Weight Loss Support - I put on the weight faster than taking it off. What's the science behind it?




FreeBird3
11-28-2010, 02:14 PM
Can someone explain to me the science of weight gain and weight loss? I know it sounds like a silly question, but why does it take longer to lose the weight than to gain it? It took me all of 8 weeks to gain 11 solid pounds and I find that it takes me twice (if not more) that amount of time to lose those 11 pounds. What gives?


Pint Sized Terror
11-28-2010, 02:22 PM
Well, to be frank, it takes WAY less time to EAT calories than to burn them.

You eat 1 doughnut in approximately 5 minutes (1 minute if you're me), that's about 260 calories. You would have to walk fairly quickly (3.5mph) for an hour to burn that off. If you eat more than one, it would take 2 hours.

Pint Sized Terror
11-28-2010, 02:24 PM
Well, to be frank, it takes WAY less time to EAT calories than to burn them.

You eat 1 doughnut in approximately 5 minutes (1 minute if you're me), that's about 260 calories. You would have to walk fairly quickly (3.5mph) for an hour to burn that off. If you eat more than one, it would take an additional hour per doughnut. I would eat 3 at a time, so in theory, I would have to spend 3 hours walking on a treadmill just to burn them off.

And I don't know why it posted twice when I edited...


Oboegal
11-28-2010, 02:30 PM
Using myself as an example: I started 2009 aiming for 1500 calories a day, and reduced to 1400 in mid 2010. Based on my rate of loss, I expect to maintain at around 1750 calories a day.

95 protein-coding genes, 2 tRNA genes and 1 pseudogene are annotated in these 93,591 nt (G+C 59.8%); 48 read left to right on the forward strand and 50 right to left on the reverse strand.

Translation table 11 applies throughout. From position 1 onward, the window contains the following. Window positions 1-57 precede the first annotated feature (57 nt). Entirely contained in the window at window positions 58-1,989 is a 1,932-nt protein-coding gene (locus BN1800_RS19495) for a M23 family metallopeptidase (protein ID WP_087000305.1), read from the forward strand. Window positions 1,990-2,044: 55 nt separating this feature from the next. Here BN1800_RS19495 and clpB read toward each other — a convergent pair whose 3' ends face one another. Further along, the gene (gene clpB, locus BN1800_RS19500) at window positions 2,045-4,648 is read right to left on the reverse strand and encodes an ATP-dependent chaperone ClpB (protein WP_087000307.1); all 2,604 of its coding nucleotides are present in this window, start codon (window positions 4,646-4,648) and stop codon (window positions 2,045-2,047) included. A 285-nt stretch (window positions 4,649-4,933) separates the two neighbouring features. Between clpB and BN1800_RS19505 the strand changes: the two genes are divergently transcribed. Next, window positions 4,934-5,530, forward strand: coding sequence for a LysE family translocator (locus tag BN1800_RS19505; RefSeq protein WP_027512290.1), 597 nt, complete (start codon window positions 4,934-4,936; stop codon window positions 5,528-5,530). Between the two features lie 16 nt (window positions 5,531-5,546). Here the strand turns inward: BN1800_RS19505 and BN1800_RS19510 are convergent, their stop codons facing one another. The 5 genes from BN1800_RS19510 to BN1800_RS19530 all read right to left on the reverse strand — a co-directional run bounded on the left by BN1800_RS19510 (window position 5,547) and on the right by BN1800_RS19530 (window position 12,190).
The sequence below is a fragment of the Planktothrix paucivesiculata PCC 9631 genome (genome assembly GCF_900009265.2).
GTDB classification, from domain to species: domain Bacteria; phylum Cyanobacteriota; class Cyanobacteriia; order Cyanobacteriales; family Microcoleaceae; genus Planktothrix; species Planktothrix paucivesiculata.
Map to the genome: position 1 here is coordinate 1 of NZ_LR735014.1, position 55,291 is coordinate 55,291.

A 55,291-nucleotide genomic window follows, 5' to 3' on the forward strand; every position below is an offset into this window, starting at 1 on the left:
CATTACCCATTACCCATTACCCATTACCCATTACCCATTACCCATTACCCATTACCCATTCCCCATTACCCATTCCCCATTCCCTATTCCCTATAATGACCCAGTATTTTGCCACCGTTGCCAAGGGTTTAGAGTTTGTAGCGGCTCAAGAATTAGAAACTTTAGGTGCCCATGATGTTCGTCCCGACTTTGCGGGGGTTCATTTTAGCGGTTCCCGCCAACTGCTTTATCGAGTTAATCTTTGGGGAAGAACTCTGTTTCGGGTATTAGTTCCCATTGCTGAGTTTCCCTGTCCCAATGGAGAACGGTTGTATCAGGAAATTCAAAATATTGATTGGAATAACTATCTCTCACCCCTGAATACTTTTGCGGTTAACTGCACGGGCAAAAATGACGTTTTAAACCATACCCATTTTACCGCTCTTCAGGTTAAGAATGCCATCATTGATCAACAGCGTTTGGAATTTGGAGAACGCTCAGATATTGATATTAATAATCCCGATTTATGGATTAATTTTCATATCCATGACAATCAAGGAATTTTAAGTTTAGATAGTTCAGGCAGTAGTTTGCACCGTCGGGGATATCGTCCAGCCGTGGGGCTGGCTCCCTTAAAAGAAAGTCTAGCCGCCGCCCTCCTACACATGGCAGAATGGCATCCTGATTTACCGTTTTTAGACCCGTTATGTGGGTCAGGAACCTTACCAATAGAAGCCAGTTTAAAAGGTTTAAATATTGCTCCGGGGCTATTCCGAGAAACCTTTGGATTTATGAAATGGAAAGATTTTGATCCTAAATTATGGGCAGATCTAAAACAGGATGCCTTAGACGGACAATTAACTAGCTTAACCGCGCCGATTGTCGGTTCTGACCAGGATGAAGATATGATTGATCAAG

This past week, I ate in the neighborhood of 2600 calories on Tuesday, 3000 each on Wednesday and Thursday. That's approximately 3350 calories above my estimated maintenance level, for a gain of about a pound, which agrees with what my scale is telling me.

Now, I noticeably overate, but I did not binge, and I wasn't full to the point of bursting--it was just normalish holiday eating. The illustration I'm trying to make is that it's not at all hard (for me, anyway), to go 1000-1500 calories *over* maintenance on a given day, but it's nearly impossible, or at least unhealthy, to eat 1000-1500 calories *under* maintenance in a day.

That's one possible answer to your question--it potentially can take very little time to gain weight, and a long time to lose that same weight, because it's easier to create a surplus than a deficit.

For me, the moral of the story is that, even when I know I'm overeating, I try to monitor the calories for two reasons: (1) makes it less likely I'll go completely overboard and (2) gives me an idea of how many calories to try to "pay back".

fatmad
11-28-2010, 02:34 PM
oboegal: thanks for the accuracy. Seems so simple laid out that way!

Oboegal
11-28-2010, 02:50 PM
Thanks, fatmad. There are other ways of thinking about the question, and I'm not claiming that mine is "best", but I'm a math geek, and approaching weight loss as if it were a math problem has worked really well for me.

FreeBird3
11-28-2010, 02:56 PM
Thanks for everyone's input! This forum is such a great resource. I'm glad I found it! :)